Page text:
History of Ancient Africa

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The history of Africa begins with the emergence of Homo sapiens in East Africa, and continues into the present as a patchwork of diverse and politically developing nation states. The recorded history of early civilization arose in the Kingdom of Kush, and later in Ancient Egypt, the Sahel, the Maghreb and the Horn of Africa. During the Middle Ages, Islam spread west from Arabia to Egypt, crossing the Maghreb and the Sahel. Some notable pre-colonial states and societies in Africa include the Ajuran Empire, D’mt, Adal Sultanate, Warsangali Sultanate, Kingdom of Nri, Nok culture, Mali Empire, Songhai Empire, Benin Empire, Ashanti Empire, Ghana Empire, Mossi Kingdoms, Mutapa Empire, Kingdom of Mapungubwe, Kingdom of Sine, Kingdom of Sennar, Kingdom of Saloum, Kingdom of Baol, Kingdom of Cayor, Kingdom of Zimbabwe, Kingdom of Kongo, Empire of Kaabu, Ancient Carthage, Numidia, Mauretania, and the Aksumite Empire.

From the mid-7th century, the Arab slave trade saw Muslim Arabs enslave Africans following an armistice between the Rashidun Caliphate and the Kingdom of Makuria after the Second Battle of Dongola in 652 AD. They were transported, along with Asians and Europeans, across the Red Sea, Indian Ocean, and Sahara Desert.

From the late 15th century, Europeans joined the slave trade, with the Portuguese initially acquiring slaves through trade and later by force as part of the Atlantic slave trade. They transported enslaved West, Central, and Southern Africans overseas.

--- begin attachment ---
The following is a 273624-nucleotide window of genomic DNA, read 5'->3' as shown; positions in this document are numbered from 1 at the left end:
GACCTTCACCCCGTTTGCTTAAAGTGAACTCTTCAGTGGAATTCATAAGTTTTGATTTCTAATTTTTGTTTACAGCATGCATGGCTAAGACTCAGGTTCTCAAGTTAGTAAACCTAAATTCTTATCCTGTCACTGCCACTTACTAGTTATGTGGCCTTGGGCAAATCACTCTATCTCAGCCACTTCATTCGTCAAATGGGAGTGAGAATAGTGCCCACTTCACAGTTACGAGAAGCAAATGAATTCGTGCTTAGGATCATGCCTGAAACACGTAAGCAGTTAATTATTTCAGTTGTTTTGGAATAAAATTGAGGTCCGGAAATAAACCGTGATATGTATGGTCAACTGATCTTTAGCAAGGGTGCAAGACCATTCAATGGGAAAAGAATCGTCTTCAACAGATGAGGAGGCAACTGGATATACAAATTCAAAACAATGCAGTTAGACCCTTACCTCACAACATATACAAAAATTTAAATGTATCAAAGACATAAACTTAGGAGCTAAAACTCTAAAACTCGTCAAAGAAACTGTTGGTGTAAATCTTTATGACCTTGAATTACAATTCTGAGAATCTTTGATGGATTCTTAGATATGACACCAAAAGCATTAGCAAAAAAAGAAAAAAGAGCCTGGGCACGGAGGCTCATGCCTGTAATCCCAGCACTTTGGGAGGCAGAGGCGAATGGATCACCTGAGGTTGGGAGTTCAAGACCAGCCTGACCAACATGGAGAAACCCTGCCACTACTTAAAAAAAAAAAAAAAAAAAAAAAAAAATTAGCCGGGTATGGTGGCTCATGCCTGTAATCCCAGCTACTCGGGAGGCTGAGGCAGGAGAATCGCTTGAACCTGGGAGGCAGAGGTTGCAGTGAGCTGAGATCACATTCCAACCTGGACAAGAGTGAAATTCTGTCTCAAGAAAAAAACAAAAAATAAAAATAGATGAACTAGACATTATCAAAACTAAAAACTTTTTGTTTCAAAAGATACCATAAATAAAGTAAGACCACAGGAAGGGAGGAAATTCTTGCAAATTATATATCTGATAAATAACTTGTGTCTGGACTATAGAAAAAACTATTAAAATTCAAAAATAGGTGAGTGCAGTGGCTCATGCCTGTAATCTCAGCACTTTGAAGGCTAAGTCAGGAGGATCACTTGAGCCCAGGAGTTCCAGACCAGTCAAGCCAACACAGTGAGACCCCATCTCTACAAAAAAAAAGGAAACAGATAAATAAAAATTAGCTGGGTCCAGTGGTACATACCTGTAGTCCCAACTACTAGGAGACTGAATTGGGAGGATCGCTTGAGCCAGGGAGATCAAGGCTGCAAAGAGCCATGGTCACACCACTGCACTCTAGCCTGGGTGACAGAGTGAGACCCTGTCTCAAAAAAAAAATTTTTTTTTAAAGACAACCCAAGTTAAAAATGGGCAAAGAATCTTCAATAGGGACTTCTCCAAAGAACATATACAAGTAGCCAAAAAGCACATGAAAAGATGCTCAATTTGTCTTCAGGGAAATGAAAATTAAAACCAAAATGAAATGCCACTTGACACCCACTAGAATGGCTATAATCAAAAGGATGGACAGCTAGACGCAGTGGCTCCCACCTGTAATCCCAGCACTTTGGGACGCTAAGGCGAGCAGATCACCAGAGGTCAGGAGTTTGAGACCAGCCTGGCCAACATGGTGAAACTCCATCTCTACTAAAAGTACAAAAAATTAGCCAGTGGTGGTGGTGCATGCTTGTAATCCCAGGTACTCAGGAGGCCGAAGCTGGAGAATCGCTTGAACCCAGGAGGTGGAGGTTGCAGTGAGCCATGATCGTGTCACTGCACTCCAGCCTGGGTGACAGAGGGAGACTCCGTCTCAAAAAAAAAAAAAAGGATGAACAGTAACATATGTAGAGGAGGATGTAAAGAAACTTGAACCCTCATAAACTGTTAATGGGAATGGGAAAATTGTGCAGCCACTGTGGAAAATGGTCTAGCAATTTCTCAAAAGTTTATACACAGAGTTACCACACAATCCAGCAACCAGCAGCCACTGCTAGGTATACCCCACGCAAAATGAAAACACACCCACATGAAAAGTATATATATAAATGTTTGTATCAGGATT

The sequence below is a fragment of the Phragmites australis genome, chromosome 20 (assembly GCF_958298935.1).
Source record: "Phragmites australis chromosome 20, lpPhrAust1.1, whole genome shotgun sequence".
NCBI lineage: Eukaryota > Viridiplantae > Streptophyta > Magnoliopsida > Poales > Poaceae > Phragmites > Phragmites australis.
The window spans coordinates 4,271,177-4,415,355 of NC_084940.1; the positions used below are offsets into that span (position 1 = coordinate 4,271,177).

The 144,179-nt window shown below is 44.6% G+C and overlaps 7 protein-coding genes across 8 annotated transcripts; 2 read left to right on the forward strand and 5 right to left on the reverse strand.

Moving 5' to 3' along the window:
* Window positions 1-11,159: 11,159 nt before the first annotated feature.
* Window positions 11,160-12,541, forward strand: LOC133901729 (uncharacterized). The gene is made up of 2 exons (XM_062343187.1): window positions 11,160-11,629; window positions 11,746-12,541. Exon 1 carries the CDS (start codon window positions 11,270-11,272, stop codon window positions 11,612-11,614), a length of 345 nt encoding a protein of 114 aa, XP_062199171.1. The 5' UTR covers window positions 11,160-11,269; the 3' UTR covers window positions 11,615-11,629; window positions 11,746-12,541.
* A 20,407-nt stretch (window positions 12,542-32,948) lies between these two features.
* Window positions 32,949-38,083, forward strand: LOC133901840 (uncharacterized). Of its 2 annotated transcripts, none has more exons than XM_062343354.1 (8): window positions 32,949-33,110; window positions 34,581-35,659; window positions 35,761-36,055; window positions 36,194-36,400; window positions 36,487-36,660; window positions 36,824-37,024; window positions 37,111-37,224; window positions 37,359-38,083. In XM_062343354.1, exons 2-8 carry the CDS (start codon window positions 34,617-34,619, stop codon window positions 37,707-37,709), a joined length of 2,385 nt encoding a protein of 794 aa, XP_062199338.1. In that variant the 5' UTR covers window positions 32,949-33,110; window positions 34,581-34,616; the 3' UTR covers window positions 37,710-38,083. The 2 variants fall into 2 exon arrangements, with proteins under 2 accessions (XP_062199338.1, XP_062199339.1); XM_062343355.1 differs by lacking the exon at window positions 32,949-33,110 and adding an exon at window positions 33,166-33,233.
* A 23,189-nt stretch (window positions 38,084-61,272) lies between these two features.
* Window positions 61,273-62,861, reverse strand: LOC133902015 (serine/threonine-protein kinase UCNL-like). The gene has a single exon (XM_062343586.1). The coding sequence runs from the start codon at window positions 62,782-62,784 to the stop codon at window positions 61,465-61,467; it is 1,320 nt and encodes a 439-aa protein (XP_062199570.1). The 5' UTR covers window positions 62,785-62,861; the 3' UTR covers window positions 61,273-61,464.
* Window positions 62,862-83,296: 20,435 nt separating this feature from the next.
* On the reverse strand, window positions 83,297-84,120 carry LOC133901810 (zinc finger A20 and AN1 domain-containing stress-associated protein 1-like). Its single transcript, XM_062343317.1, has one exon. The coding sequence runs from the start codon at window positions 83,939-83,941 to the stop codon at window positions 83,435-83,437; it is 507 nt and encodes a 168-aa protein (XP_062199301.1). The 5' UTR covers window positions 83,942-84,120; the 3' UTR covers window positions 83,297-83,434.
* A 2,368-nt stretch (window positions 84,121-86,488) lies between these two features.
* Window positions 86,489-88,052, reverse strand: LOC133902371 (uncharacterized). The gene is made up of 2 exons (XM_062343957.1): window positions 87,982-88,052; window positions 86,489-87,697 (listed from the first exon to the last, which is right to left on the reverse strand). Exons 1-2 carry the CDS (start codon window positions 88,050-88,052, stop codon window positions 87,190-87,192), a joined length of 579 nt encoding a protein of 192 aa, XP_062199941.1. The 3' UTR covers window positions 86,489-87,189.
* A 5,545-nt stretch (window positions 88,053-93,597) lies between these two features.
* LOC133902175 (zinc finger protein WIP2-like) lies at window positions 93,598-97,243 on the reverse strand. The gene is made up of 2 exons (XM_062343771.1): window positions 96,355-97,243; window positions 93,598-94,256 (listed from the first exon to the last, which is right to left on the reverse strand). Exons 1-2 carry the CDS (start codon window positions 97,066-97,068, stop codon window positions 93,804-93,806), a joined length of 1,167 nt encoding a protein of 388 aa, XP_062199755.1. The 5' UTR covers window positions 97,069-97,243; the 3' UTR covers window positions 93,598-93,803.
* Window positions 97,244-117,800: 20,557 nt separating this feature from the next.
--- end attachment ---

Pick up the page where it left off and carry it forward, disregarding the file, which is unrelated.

In the late 19th and early 20th centuries, European colonization of Africa developed rapidly in the Scramble for Africa. It is widely believed that Africa had up to 10,000 different states and autonomous groups with distinct languages and customs before it was colonized. Following struggles for independence in many parts of the continent, as well as a weakened Europe after the Second World War, decolonization took place, culminating in the 1960 Year of Africa.

Africa’s history has been challenging for research in the field of African studies because of the scarcity of written sources in large parts of the continent, particularly with the destruction of many of the most important manuscripts from Timbuktu. Disciplines such as the recording of oral history, historical linguistics, archaeology and genetics have been crucial.

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